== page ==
Re: [hackers] [libgrapheme] Refine types (uint8_t -> char, uint32_t -> uint_least32_t) || Laslo Hunhold

From: Laslo Hunhold <>
Date: Thu, 16 Dec 2021 11:06:11 +0100

On Wed, 15 Dec 2021 12:24:21 -0800
Michael Forney <> wrote:

Dear Michael,

> I think this is a mistake. It makes it very difficult to use the API
> correctly if you have data in an array of char or unsigned char, which
> is usually the case.
> Here's an example of some real code that has a char * buffer:
> How would you suggest that this code be written for the new API? The
> only thing I can think is
> if (buffer[position] != 0) {
> size_t bufferlen = strlen(buffer) + 1 - position;
> uint8_t *newbuffer = malloc(bufferlen);
> if (!newbuffer) ...
> memcpy(newbuffer, buffer + position, bufferlen);
> position += grapheme_bytelen(newbuffer);
> free(newbuffer);
> }
> return position;
> This sort of thing would turn me off of using the library entirely.

yeah, it would be insane to malloc() a new buffer. However, the case
I'm making is that we can assume that

 1) uint8_t exists
 2) uint8_t == unsigned char

This may not be directly specified in the standard, but follows from
the following observations:

1) We make use of POSIX-functions in the code, so compiling
   libgrapheme requires a POSIX-compliant compiler and stdlib. POSIX
   requires CHAR_BIT == 8, which means that we can assume that chars
   are 8 bit, and thus uint8_t exists.
2) C99 specifies char to be of at least 8 bit size. Given char is meant
   to be the smallest addressable unit and uint8_t exists, char is
   exactly 8 bits.

> > Any other way would have introduced too many implicit assumptions.
> Like what?

I was unclear there. What I actually meant was that "char" carries
implicit assumptions in the programming world that are actually not
even reflected in the standard. When specifying the UTF-8-array as char
*, you basically carry on this tradition instead of being specific with
what you actually want.

> If you really want your code to break when CHAR_BIT != 8, you could
> use a static assert (there are also ways to emulate this in C99). But
> even if CHAR_BIT > 8, unsigned char is perfectly capable to represent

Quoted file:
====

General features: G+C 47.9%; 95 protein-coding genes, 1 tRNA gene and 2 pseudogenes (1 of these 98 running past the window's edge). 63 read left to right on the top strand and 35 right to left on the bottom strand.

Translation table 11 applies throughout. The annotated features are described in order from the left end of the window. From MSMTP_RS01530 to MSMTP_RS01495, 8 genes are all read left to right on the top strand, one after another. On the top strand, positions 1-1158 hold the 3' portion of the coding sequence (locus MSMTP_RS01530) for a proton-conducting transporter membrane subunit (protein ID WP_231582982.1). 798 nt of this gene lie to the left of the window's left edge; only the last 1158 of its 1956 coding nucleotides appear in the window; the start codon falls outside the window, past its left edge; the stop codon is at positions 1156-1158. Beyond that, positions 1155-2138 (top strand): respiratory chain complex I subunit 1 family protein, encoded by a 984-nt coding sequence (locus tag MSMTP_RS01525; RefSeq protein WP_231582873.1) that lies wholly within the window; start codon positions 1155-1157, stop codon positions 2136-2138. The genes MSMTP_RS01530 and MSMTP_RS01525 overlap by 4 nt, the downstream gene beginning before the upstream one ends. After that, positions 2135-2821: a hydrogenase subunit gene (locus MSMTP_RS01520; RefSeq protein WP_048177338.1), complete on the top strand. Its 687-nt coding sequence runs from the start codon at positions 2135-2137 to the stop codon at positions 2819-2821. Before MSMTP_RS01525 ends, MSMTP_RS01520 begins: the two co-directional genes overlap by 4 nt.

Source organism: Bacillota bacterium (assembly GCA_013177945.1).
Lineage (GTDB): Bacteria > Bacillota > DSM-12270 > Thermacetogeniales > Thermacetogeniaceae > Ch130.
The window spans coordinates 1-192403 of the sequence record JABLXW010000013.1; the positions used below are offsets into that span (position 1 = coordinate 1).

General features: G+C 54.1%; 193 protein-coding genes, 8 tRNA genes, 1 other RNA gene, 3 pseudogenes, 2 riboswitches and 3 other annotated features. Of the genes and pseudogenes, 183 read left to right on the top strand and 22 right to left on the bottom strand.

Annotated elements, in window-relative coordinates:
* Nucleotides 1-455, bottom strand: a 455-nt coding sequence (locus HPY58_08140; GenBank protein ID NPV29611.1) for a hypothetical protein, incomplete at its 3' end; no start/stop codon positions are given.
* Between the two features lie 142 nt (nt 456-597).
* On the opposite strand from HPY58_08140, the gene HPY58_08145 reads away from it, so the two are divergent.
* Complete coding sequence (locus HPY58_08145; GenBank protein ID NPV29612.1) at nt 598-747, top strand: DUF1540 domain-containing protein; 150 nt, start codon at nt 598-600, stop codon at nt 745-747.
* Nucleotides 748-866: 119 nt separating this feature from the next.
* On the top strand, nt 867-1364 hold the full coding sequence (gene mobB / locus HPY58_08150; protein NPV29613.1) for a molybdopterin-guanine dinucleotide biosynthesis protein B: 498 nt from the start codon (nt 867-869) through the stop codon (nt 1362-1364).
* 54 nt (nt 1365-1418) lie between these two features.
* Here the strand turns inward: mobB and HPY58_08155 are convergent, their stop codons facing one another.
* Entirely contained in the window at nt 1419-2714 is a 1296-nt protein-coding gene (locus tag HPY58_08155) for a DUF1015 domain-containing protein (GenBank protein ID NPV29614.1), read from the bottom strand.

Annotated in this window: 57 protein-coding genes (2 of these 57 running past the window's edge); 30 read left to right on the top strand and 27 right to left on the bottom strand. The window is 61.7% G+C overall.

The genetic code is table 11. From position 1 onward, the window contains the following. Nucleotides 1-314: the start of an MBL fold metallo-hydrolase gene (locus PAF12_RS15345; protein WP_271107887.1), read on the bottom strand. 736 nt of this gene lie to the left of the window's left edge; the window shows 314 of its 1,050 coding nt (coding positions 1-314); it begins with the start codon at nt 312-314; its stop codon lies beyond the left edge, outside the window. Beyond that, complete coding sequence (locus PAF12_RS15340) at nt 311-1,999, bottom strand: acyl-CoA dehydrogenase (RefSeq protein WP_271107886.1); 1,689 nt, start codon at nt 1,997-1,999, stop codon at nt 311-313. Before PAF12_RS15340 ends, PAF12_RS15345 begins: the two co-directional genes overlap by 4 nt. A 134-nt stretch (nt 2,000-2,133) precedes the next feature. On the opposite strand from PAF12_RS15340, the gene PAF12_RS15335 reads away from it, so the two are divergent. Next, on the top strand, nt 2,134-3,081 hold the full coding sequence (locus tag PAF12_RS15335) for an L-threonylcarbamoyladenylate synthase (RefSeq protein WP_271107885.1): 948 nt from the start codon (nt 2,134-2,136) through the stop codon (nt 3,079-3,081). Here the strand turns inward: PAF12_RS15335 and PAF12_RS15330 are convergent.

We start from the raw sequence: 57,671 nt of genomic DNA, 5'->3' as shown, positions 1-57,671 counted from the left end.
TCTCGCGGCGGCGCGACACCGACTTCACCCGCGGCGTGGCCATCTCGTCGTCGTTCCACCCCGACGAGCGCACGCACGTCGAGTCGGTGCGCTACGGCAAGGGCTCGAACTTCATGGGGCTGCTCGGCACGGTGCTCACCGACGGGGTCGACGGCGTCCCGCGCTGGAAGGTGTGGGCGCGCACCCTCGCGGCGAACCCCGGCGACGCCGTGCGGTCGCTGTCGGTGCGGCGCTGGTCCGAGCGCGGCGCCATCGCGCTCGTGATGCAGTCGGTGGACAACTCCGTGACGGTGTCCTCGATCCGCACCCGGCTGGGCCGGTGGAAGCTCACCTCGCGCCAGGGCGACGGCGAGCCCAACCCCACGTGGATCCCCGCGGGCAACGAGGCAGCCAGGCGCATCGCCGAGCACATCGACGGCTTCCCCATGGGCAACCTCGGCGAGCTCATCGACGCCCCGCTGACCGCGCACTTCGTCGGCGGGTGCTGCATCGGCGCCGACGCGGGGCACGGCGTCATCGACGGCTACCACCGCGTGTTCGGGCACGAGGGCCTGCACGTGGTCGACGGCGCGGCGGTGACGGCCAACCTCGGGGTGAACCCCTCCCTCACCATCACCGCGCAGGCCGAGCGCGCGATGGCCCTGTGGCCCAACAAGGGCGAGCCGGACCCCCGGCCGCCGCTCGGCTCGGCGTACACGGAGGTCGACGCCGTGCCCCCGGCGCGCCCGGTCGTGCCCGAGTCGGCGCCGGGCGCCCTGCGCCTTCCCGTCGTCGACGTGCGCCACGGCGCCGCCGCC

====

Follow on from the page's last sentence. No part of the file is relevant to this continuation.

> all the values used in UTF-8 encoding, so I don't see the problem.

Let's take a simple example: Say you have a file in UTF-8 encoding of
known size and wanted to read it and simply print the code points. You
would probably do it as follows in C (no checks to get the point
across), and let's assume here that lg_utf8_* accepts char *:

   FILE *fp;
   size_t size, off, ret, i;
   char *data;
   uint_least32_t cp;

   /* open */
   fp = fopen("file.txt", "r");

   /* get file size and allocate buffer */
   fseek(fp, 0L, SEEK_END);
   size = ftell(fp);
   data = malloc(size);
   /* fill buffer */
   for (off = 0; (ret = fread(data + off, 1, size, fp)) > 0; off += ret)

   /* print code points */
   for (i = lg_utf8_decode(data, size, &cp); data[i] != '\0';
        i += lg_utf8_decode(data + i, size - i, &cp)) {
      printf("code point: %"PRIu32"\n", cp);

However, here you have a problem when suddenly char is 16 bits (might
be according to the standard). Because then you read in two
UTF-8-code-units at once, but lg_utf8_decode silently discards half of
the data in the high bits.
But this wouldn't even happen, given POSIX mandates char to be 8 bits,
and given even C99 mandates char to be of integral type, you only have
one unique way to specify an unsigned integer of certain bit-length,
given C99 also mandates that char shouldn't have any padding.

So the case can be made that uint8_t == unsigned char, and casting
between char and unsigned char is fine, so you just cast any char * to
uint8_t * which will work as you would otherwise not have been able to
even compile libgrapheme in the first place.

Or am I missing something here except from the standard semantically
making a difference? Is there any technical possibility to have a
system that has CHAR_BIT == 8 where uint8_t != unsigned char?

> > And even if all fails and there simply is no 8-bit-type, one can
> > always use the lg_grapheme_isbreak()-function and roll his own
> > de/encoding.
> I'm still confused as to what you mean by rolling your own
> de/encoding. What would that look like?
> If there is no 8-bit type, libgrapheme could not be compiled or used
> at all since uint8_t would be missing.

Yeah, it was a bit of a transitive argument given you would have to
tailor grapheme and remove the utf8-encoder/decoder. But then you could
simply use the lg_grapheme_isbreak()-function which works on code
points. How you obtain the code points is up to the user, but then
libgrapheme doesn't care and simply returns a "decision".

tl;dr: I don't see what's wrong with simply casting char * to uint8_t *
given it's reasonable to assume that uint8_t == unsigned char for the
aforementioned reasons.

With best regards

Received on Thu Dec 16 2021 - 11:06:11 CET

This archive was generated by hypermail 2.3.0 : Thu Dec 16 2021 - 11:12:31 CET